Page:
Les's avatar

I think you can tell a lot about a person based on what she reads, but I think it can get muddled. I tend not to read a lot of the same types of books. My favorites are Jane Eyre, the Hitchhikers Guide trilogy, Animal Farm and Elegant Universe. There’s really no pattern there. I hated 1984, never got into Pride and Prejudice and pretty much can’t stand any other Sci-Fi. I think everyone makes some kind of judgement about a person based on what that person is reading, but I don’t think it will always be right on.

trailsillustrated's avatar

its a window into who they are. i always look at peoples bookshelves. the wierdest is when they have no books.

wundayatta's avatar

I don’t know what I make of it. Some people are heavy on poetry, others on fiction, science fiction, non-fiction. The only one that really gives me an idea is when there are a lot of self-help books on the shelves.

The variety of books makes a difference. The difficulty of the texts—academic vs popular; Joyce and Pynchon vs Steele and King, tells me a bit about their aspirations, and general knowledge of culture (intellectual vs popular), if not their actual knowledge. I mean, who knows if they’ve read all the books.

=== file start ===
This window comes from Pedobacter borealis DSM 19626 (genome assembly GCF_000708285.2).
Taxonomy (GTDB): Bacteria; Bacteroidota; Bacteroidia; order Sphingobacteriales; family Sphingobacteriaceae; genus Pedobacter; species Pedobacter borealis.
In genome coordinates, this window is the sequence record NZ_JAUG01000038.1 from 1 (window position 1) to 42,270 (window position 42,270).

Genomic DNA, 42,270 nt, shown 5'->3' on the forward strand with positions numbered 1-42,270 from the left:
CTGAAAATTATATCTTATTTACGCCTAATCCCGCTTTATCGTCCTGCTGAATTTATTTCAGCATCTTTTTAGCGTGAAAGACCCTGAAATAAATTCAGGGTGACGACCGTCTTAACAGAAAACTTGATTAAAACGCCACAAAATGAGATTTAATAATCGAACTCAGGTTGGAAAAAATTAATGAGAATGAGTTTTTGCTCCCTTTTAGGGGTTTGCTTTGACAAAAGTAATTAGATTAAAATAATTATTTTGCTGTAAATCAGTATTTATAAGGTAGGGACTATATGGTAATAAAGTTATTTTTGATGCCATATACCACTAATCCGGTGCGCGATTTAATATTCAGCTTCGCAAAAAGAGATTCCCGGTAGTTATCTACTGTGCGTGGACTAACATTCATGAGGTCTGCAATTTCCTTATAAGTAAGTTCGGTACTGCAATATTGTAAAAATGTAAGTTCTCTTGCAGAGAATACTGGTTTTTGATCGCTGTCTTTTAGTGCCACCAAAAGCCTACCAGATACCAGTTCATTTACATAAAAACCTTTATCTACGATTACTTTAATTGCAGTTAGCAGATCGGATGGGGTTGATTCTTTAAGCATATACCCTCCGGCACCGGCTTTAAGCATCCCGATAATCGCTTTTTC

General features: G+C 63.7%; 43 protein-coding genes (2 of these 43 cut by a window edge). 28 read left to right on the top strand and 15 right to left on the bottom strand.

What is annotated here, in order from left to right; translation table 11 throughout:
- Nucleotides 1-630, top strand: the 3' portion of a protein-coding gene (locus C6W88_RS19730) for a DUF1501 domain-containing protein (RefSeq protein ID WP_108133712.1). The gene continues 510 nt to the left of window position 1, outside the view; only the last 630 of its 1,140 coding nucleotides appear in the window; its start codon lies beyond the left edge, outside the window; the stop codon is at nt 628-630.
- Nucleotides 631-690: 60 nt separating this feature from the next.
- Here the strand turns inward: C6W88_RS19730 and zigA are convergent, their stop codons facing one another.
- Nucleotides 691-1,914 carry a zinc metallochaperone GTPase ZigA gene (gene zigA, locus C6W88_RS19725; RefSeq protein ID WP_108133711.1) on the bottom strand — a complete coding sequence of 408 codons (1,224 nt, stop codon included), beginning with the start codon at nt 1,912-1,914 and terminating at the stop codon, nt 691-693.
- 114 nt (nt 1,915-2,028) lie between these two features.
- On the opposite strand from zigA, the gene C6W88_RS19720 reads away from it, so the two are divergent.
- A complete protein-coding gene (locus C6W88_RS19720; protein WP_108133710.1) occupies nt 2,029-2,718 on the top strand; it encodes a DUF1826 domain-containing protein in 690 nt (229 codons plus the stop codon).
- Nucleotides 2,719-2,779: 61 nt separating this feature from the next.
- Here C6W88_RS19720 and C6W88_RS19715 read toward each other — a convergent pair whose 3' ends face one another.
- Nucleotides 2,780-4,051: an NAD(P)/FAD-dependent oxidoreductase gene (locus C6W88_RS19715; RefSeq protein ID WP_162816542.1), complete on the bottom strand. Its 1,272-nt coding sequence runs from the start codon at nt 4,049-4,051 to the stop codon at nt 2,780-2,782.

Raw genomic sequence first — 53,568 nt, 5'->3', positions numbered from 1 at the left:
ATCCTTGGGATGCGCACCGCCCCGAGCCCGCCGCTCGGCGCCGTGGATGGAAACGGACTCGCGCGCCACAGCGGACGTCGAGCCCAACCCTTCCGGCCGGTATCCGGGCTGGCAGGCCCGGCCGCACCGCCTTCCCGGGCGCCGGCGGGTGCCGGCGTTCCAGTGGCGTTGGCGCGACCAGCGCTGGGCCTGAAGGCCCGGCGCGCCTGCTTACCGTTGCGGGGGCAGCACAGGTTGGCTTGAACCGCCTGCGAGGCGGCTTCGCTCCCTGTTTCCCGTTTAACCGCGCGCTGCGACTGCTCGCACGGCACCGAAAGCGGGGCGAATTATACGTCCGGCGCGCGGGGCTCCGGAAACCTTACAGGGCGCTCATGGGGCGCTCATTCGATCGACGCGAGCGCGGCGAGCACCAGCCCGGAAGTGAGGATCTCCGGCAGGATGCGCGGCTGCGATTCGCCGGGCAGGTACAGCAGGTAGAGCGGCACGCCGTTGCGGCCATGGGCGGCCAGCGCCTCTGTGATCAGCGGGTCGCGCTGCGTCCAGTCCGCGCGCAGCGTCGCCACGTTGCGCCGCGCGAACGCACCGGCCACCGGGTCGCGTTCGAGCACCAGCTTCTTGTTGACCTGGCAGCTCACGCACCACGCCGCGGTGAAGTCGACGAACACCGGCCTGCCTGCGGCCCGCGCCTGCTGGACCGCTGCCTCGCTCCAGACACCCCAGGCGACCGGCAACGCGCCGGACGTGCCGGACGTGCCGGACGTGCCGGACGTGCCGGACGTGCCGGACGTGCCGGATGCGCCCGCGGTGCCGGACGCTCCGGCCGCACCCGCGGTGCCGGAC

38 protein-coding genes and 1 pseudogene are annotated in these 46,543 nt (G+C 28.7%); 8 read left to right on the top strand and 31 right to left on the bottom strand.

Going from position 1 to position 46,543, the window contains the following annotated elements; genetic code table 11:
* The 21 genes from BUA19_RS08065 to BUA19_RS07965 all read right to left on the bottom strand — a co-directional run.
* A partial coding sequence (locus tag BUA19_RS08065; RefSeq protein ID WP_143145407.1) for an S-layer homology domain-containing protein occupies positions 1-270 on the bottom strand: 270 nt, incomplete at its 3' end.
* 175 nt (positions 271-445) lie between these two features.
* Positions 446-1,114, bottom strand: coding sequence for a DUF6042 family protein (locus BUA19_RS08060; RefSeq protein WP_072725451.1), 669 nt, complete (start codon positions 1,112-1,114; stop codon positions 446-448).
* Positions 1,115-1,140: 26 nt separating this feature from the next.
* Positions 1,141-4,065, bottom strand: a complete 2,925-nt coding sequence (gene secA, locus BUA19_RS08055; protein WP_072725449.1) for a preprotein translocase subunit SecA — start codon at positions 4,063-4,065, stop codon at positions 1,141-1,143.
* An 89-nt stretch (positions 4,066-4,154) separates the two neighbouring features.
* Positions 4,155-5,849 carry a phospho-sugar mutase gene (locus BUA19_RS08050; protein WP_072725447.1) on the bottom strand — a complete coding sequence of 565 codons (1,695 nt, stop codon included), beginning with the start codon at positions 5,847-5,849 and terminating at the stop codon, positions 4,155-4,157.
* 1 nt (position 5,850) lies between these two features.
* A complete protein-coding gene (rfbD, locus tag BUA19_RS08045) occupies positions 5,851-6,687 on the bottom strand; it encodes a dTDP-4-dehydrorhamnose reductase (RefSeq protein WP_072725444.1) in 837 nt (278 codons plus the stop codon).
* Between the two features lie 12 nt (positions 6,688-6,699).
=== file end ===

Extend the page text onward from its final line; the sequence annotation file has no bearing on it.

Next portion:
In any case, I don’t think it’s judging a person, unless you place normative standards on what people should be reading. I just do it from interest. Although, I have to say, if someone doesn’t have any bookshelves, I have serious doubts as to how interesting I will find them. Then again, such people have been rare in my life.

casheroo's avatar

I try not to judge on what a person reads, but I will admit to making snap judgements when I know they like a book that I really disliked (I just wonder what they found so interesting, it usually makes me want to read it again)
I read a variety of books, I started out with a lot of James Patterson, as a very young age, and Mary Higgins Clark (Some would judge me for that, I was only 12 and read all her books that I could get my hands on. I had a teacher who would lend me her books, and she and I just had a great connection.) I used to love criminal thrillers, but really got into science fiction when I was entering college. I also went through a historical fiction phase. Once I start a series I can’t stop.